Business interests did not fare as well as usual before the U.S. Supreme Court in the term just ended, according to Mayer Brown’s annual tally of the court’s business docket.

“It is incorrect and unfair to characterize the court as pro-business, and this term really bears that out,” Mayer Brown partner Lauren Goldman said in releasing the report. “It was a pretty mixed bag.”

Overall, business advocates won 15 of the 22 cases included in the Mayer Brown tally, which at first glance seems like an enviable record. But Goldman said a close analysis “paints a different picture.”

She points to the 11 business decisions in which the court was unanimous. Business won in nine but, Goldman said, most of those were narrow and noncontroversial, many of them written by liberal justices who might not be inclined to hand broad victories to businesses.

But among the 11 business cases in which the court was divided, Goldman said, business won six and lost five. Many of the cases in this group were more significant, and the losses stung, she said.

In spite of the Mayer Brown analysis, liberal court-watchers still insist the 2013-2014 term exemplified the Roberts Court’s pro-business bias.

“The business community suffered a handful of big losses this term, but they still won way more cases than they lost,” said Doug Kendall of the Constitutional Accountability Center, which also analyzes the court’s business docket every year. “More than anything, this term was characterized by business making aggressive arguments and succeeding in pushing the law in a pro-business direction.”

But the aggressive strategy business advocates employed did not always work in the term just ended.

As an example, Mayer Brown lists Halliburton v. Erica P. John Fund, a decision that failed to accomplish what business advocates fervently pushed for in the case: overturning the 1988 Basic v. Levinson precedent that has made it easier to mount securities fraud class actions against corporations. The court did give business defendants a new way to counter class certification in the Halliburton ruling but, Goldman said, “as a practical matter few defendants will be able to meet this burden.”

In addition, the court sided with the Environmental Protection Agency in two major Clean Air Act cases in which a range of companies sharply attacked the agency’s authority: EPA v. EME Homer City Generation and Utility Air Regulatory Group v. EPA. While the court majority voiced skepticism in ways that may benefit business in future cases, both rulings represented significant losses for business.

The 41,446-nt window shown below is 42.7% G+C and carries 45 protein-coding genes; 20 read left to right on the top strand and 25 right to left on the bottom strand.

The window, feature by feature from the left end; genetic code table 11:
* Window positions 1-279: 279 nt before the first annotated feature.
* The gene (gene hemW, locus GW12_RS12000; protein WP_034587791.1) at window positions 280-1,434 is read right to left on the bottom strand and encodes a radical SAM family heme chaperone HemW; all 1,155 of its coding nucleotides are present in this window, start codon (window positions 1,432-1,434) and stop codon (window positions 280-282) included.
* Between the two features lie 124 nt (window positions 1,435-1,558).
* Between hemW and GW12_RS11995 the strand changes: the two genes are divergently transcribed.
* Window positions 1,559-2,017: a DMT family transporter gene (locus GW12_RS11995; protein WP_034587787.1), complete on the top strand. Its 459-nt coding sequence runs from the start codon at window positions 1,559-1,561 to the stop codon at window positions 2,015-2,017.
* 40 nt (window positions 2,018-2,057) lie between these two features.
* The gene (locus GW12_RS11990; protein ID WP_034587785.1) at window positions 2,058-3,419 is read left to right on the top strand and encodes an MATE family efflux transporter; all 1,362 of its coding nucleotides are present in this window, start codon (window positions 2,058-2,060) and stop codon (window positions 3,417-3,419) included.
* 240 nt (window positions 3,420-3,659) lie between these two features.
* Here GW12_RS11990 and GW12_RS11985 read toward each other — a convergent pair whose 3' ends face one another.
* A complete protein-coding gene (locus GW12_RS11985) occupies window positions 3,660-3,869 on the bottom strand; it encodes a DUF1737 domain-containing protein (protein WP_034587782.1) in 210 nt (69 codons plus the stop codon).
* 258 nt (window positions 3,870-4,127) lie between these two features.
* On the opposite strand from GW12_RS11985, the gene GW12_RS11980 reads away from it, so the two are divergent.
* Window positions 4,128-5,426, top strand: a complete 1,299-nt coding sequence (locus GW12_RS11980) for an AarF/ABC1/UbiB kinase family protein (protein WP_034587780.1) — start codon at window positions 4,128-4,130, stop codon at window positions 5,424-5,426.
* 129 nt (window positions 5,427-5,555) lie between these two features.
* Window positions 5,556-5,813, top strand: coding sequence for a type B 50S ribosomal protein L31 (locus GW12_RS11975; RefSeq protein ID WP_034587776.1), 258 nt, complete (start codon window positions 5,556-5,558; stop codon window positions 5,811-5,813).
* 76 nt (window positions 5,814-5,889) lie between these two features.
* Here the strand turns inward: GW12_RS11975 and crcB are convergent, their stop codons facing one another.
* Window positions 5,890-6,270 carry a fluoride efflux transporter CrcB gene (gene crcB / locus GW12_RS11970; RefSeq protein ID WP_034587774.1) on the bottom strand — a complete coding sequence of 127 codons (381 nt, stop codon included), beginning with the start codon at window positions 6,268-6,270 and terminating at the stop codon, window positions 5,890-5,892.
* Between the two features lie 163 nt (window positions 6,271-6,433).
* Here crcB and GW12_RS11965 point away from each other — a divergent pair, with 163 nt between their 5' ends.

The justices rejected limits on class actions in Chadbourne & Parke v. Troice and expanded whistleblower protections under the Sarbanes-Oxley Act in Lawson v. FMR—both defeats for business, according to the Mayer Brown report.

Even the marquee business wins in Burwell v. Hobby Lobby Stores Inc. and NLRB v. Noel Canning may not turn out to benefit businesses broadly in the long term, in Goldman’s view.

The NLRB case, which limited presidential power to make personnel appointments during a Senate recess, “is about recess appointments, not about business,” Goldman said. Some business advocates, however, have counted it as a major win—as did the U.S. Chamber of Commerce, which directly represented the Noel Canning company, one of its members.

As for Hobby Lobby, which gave closely held corporations rights under the Religious Freedom Restoration Act in the context of the Affordable Care Act, Goldman said, “It won’t affect that many corporations.” Fortune 500 companies and major business groups including the Chamber stayed out of the Hobby Lobby case—possibly, at least in part, out of concern that it would disturb the traditional “corporate veil” separating a corporation from its owners for purposes of liability.

Goldman cautioned that her firm’s tally did not include most cases in which one business opposed another, such as POM Wonderful v. Coca-Cola and American Broadcasting Cos. v. Aereo. Neither did it count Harris v. Quinn, which liberal commentators saw as a sign of the anti-union stance of the Roberts Court. The case involved nonmember fees paid to public employee unions.

For its part, the Chamber claims an 11-5 win-loss record in cases in which it was a party or amicus curiae this past term. The Chamber counted Halliburton as a victory, even though it said it was “disappointed” that the court had not overturned Basic. And the Chamber was a party in the United Air Regulatory Group EPA case, which it also listed as a business win.

Lily Fu Claffee, the Chamber’s general counsel, said in a written statement: “This term, the court relied on established principles to reject the plaintiffs’ bar’s attempts to expand liability and regulatory agencies’ efforts to stretch executive power. There were many important wins for the business community.”

Reprinted with permission from the July 16, 2014 edition of National Law Journal © 2014 ALM Properties, Inc. All rights reserved. Further duplication without permission is prohibited.